India conference: GST may finally be on the way18 December 2014 | Rachael Hogg
The possibility for a Goods and Service tax (GST) in India has been floating around for ten years, but it finally looks like real steps are being made towards implementation. Only this week, the Indian cabinet approved the constitutional amendment bill, and plans to rollout the tax from April 2016.
GST will rationalise state and central indirect taxes into a harmonised goods and services tax, and create a unified market, which will help allow seamless movement of goods across states, an especially important move for the automotive logistics industry that will hopefully also reduce business costs. The tax will be implemented as both the Central GST (CGST) and State GST (SGST), while exports will be zero-rated, and imports will be subject to the same taxes as domestic goods and services.
Experts have estimated that India will gain around $15 billion a year from GST, as it will boost growth, raise employment, and promote exports, while dividing the tax burden between manufacturing and services. Central and State taxes will be collected at the point of sale, and charged on manufacturing cost, which should lead to lower prices for goods.
At the recent Automotive Logistics India Conference, Nidhish Kuchhal, deputy general manager of demand chain management at Mahindra & Mahindra, explained how GST would offer companies an opportunity to reassess their supply chains. With the planned two-rate structure (CGST and SGST), Kuchhal expected a lower rate for necessary items, a standard rate for general goods, special rate for precious metals and exempted items, and services are likely to have a single rate for both.
Kuchhal explained that the perceived benefits of GST include lower and simpler taxes and more credit availability across goods and services. There will also be a free flow of goods and services between state borders and check posts, allowing India to become more of a common national market, thus encouraging a reconsideration of distribution strategies from the tax savings. As a result, he expected warehouse demand to increase, with it services around IT and improved management. He also predicted the number of logistics vendors and suppliers would consolidate.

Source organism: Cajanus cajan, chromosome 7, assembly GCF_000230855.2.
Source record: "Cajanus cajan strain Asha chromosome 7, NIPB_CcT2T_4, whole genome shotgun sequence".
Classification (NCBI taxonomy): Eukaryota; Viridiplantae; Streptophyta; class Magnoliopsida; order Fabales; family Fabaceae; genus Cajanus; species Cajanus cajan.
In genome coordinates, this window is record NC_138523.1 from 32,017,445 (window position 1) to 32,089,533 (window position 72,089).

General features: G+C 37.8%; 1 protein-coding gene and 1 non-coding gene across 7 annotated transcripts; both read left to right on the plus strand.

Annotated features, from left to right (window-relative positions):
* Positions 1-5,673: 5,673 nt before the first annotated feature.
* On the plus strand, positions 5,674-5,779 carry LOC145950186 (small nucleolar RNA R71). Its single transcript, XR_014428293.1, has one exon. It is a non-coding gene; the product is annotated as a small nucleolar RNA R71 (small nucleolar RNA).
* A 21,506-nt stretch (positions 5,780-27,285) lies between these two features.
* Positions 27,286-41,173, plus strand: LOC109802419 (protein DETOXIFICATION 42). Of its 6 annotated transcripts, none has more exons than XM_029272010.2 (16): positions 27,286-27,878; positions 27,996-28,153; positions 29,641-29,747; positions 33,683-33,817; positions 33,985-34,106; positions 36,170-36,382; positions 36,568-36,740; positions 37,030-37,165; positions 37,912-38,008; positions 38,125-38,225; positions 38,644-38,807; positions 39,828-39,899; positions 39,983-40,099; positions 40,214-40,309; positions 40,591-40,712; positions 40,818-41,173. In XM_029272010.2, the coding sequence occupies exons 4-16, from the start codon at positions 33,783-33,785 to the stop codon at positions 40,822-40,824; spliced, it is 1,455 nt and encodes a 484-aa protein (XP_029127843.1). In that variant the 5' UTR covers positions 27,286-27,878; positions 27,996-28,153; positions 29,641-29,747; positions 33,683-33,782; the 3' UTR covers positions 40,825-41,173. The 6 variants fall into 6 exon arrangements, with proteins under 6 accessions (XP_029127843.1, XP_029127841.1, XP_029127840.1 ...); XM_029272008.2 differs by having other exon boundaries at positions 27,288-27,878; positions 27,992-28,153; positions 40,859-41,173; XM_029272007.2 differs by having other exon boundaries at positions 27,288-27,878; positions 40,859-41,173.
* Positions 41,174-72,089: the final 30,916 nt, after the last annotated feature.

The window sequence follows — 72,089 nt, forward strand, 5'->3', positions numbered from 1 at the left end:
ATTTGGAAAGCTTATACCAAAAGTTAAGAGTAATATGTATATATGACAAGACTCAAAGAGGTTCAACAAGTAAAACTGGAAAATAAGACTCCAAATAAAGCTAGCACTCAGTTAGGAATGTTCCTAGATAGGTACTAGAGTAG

For automotive logistics companies specifically, this will allow the chance to reassess the supply chain by a number of strategies, including: rationalising warehouses and transport network; exploring alternate distribution models; possible realignment of sales territories and demand regions; demanding forecasting process realignment; revising inventory positioning and norms; postponing assembly to drive logistics costs; consider outsourcing decisions for services; changing manufacturing and warehousing locations.
Companies will also need to consider whether to use in-house or contract manufacturing, direct selling or stock transfer, intra-state or inter-state procurement of goods, larger stockyards or multiple state level stockyards, and consider the possibility for multi-modal logistics and ways to optimise their routes.
The move to GST will not be without its challenges, however. The change of mindset moving to a new tax may be difficult at first, along with the need to standardise systems and build an IT backbone. It could also be frustrating if states are allowed to alter GST rates within a specific band, or have multiple SGST rates for goods, and different CGST rates for services. Considering both the benefits and challenges that lie ahead, Kuchhal said, “GST will trigger a major change in the supply chain of all major sectors and result in consolidation of the entire route to market, which will mean a significant shift from ‘cost focus and service conscious’, to ‘service focus and cost conscious’.”